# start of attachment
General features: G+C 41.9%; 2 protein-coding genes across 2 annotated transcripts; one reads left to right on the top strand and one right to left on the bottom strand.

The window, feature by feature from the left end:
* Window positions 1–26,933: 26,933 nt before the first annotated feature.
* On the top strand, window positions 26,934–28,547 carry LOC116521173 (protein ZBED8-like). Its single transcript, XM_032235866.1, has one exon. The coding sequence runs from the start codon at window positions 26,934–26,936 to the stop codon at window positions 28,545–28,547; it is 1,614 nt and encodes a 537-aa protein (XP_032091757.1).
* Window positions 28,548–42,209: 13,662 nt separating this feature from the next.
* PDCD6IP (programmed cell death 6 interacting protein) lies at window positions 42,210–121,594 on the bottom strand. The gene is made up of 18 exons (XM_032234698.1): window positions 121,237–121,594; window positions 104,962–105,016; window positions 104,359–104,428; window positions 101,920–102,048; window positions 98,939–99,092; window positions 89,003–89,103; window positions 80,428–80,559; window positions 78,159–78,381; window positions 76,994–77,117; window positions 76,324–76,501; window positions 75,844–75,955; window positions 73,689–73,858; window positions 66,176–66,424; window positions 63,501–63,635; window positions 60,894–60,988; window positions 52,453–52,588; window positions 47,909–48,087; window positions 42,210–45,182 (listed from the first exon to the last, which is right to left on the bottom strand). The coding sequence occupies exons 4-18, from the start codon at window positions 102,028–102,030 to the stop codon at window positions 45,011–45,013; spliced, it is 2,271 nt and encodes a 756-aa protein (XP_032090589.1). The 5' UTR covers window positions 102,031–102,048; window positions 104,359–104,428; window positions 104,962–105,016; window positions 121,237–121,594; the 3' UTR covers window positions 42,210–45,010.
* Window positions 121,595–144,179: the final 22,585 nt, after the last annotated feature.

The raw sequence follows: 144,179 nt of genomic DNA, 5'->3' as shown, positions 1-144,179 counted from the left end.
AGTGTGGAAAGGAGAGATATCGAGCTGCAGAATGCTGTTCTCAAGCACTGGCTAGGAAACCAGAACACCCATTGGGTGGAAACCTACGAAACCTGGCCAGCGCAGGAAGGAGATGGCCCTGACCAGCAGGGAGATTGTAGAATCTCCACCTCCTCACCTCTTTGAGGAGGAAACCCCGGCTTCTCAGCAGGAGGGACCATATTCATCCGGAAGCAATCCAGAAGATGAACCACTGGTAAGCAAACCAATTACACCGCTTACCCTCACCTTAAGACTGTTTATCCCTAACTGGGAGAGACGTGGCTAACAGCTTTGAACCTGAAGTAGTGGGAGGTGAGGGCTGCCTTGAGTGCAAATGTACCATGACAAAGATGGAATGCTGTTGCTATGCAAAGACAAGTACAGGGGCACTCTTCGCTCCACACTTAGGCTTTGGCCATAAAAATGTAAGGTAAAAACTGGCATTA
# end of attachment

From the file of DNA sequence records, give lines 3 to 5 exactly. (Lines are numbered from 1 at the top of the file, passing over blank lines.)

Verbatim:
* Window positions 1–26,933: 26,933 nt before the first annotated feature.
* On the top strand, window positions 26,934–28,547 carry LOC116521173 (protein ZBED8-like). Its single transcript, XM_032235866.1, has one exon. The coding sequence runs from the start codon at window positions 26,934–26,936 to the stop codon at window positions 28,545–28,547; it is 1,614 nt and encodes a 537-aa protein (XP_032091757.1).
* Window positions 28,548–42,209: 13,662 nt separating this feature from the next.